Also just to mention there has been very good co-operation and co-ordination on North-South matters in recent times. I want to welcome that. I think our Ministers working together, engaging on the issues that are important to people on the whole island are hugely helpful, and they are areas of issues of health and education and issues on research and development, electricity. All things that don't harm anybody and help everybody and they are the kind of issues that we very much like to be engaged in and I think this process today allows us to go into that, and I just hope that over the months ahead that we can get ourselves back very much on track and continue to build on the issues that we had an opportunity of discussing today.


Prime Minister, Taoiseach, if the IRA's words and deeds are satisfactory to the two governments, how long do you envisage it would take before the institutions are up and running again?


The simple answer is we cannot be sure, as soon as possible. But you see whether the institutions can get up and running, and we want to see this happen as soon as possible, but whether it can happen depends critically on the credibility of what is done. If the IRA make their move, and make it in a credible way, and follow it through in action and in deed, then of course it becomes easier to establish the confidence within the Unionist community that they should get back into a power-sharing agreement. So I don't think it is very important us trying to pluck figures out of the air at the moment on time. I mean obviously I want to see the Executive back up and running again as soon as possible, but it does depend, and I hope people realise this, critically on the credibility of what is done and it has to be, particularly after the events of earlier in this year, and is something that people can recognise and say well it is clear, they have given up the violence for good.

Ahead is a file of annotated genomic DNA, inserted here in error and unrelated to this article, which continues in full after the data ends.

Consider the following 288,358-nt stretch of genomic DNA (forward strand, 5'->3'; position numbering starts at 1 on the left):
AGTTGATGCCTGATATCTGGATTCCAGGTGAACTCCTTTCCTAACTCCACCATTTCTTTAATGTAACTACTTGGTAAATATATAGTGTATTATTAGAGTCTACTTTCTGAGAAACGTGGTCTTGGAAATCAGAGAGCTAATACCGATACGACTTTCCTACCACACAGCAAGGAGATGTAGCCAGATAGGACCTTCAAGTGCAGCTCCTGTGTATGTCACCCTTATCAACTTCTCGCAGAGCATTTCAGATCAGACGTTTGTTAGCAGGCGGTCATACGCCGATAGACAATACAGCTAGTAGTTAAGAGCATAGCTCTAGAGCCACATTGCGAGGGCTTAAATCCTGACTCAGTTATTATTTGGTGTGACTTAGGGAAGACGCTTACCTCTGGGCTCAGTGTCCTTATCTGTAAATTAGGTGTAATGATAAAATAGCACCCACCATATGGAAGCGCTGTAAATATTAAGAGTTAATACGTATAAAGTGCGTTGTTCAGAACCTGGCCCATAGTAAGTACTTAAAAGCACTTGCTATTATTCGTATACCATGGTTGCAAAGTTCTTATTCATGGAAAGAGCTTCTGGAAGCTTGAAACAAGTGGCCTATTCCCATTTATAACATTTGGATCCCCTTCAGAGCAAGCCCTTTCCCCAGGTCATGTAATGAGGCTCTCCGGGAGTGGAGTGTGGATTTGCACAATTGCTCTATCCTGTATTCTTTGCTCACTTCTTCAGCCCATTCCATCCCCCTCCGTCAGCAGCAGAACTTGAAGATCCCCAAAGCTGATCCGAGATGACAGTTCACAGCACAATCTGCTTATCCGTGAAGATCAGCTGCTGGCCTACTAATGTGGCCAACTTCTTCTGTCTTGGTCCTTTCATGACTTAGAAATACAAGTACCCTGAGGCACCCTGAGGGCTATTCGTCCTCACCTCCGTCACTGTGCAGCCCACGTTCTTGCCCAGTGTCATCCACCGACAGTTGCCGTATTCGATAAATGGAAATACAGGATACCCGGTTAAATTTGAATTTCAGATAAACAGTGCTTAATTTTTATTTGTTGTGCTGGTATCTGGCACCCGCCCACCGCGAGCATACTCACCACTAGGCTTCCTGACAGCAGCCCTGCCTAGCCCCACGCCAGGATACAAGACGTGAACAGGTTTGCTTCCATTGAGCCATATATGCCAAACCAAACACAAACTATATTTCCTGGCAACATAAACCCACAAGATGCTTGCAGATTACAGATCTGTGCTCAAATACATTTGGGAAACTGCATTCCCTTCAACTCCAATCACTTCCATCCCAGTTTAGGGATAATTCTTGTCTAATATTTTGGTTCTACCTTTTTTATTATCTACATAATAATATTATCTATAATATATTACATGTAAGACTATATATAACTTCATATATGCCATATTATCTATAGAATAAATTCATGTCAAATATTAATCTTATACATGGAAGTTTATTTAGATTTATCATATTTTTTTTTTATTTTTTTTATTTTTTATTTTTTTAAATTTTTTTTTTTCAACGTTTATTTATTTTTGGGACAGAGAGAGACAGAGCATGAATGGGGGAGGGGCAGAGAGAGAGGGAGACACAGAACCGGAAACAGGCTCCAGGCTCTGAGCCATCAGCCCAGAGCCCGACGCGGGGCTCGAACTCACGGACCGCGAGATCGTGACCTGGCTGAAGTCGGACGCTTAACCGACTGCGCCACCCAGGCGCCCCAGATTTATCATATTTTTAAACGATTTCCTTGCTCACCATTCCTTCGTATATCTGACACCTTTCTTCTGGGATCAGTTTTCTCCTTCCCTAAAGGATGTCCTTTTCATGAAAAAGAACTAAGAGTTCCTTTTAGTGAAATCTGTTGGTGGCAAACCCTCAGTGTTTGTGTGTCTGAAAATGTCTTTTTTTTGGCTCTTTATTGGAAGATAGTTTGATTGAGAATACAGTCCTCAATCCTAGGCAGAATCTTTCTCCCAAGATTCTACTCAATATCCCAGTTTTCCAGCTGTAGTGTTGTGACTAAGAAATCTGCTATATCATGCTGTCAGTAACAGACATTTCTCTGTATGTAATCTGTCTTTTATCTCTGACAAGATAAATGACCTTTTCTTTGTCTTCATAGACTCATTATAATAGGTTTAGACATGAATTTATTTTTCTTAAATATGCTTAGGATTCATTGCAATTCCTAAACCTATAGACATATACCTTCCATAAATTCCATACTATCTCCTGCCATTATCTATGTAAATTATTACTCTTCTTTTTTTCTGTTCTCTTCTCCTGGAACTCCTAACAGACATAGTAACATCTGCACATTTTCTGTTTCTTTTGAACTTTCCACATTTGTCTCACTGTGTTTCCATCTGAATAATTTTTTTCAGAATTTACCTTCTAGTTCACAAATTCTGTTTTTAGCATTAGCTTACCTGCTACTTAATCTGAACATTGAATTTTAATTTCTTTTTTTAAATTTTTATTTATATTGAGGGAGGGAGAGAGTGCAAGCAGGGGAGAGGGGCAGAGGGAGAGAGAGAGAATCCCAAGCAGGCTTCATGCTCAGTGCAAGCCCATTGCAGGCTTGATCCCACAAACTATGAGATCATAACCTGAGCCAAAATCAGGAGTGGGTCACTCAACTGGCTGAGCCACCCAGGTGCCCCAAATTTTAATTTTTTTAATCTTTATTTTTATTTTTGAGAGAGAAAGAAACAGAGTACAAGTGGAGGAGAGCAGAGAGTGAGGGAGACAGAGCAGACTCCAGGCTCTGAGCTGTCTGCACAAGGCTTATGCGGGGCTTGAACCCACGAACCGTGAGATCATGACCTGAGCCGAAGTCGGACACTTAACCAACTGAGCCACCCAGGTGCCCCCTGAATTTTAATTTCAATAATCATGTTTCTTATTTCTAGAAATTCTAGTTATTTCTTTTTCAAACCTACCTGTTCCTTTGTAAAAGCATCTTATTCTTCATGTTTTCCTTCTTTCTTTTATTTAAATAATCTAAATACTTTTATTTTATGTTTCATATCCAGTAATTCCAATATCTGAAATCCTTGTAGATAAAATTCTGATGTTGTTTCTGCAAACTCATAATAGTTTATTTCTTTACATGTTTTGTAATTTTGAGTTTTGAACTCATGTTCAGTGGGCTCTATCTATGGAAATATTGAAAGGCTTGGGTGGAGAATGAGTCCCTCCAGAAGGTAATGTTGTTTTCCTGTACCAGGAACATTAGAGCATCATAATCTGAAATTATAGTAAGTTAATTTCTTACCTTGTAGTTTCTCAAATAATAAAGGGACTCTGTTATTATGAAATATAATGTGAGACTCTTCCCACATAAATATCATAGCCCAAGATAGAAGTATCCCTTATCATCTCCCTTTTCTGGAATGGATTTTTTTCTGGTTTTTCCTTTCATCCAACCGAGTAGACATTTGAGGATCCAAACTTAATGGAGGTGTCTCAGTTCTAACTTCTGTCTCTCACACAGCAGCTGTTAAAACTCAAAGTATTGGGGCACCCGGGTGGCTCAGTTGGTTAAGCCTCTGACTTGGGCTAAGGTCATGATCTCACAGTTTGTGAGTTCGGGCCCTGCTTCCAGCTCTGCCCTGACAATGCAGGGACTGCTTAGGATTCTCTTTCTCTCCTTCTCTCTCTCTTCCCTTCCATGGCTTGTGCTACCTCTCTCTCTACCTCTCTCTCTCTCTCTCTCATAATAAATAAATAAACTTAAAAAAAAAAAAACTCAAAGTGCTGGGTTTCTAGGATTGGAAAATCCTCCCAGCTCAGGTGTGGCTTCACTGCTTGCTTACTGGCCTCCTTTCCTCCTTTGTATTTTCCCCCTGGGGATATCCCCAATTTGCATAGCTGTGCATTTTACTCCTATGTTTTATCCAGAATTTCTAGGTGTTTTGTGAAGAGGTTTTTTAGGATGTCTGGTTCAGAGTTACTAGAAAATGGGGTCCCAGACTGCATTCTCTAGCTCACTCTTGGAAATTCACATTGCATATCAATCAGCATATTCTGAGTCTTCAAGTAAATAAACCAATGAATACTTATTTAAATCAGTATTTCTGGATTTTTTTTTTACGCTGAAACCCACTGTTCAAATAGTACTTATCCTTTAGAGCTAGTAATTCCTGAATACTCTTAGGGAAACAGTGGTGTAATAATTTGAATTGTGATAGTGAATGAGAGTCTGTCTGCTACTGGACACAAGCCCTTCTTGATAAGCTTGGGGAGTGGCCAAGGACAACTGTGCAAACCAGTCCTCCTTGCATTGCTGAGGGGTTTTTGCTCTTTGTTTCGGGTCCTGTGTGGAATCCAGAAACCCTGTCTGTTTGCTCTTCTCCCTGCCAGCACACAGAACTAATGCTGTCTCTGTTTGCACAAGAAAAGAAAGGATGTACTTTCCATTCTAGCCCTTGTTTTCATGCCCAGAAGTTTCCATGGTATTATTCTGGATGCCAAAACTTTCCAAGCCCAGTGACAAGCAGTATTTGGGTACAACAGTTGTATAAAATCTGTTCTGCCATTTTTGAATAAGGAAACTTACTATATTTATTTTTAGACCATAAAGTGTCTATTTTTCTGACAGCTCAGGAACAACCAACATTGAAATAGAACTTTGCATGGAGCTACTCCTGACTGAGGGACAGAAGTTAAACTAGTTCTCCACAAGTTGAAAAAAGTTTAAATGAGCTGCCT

Are you expecting to see something decisive, convincing from the IRA in the next few weeks?


I am hoping that we will see something convincing and satisfactory as soon as possible. Obviously I cannot make that decision for them, but I hope it happens as soon as possible. We need it to happen.

TAOISEACH: (Bertie Ahern)

That is clearly the position. If we can get to a situation that the questions that we have posed for a long time now and that we have jointly explained times out of number, then it allows us to move ahead with all of the work that we have done over the last two years with the Joint Declaration and the document of 18 December last, and the issue for months now has been trust and confidence and being able to build that up again, and clearly in the coming weeks, or whenever it is, if we get a clear and decisive statement about the IRA's intentions, then that allows us to positively move forward, if it is a statement that carries the necessary credibility to allow us to change the agenda.


Prime Minister and Taoiseach, we have been in a guessing game about quite when this IRA statement is coming for a while. Do you get the impression that the slightly difficult start that we have seen to the Marching Season has delayed things so far as this initiative is concerned?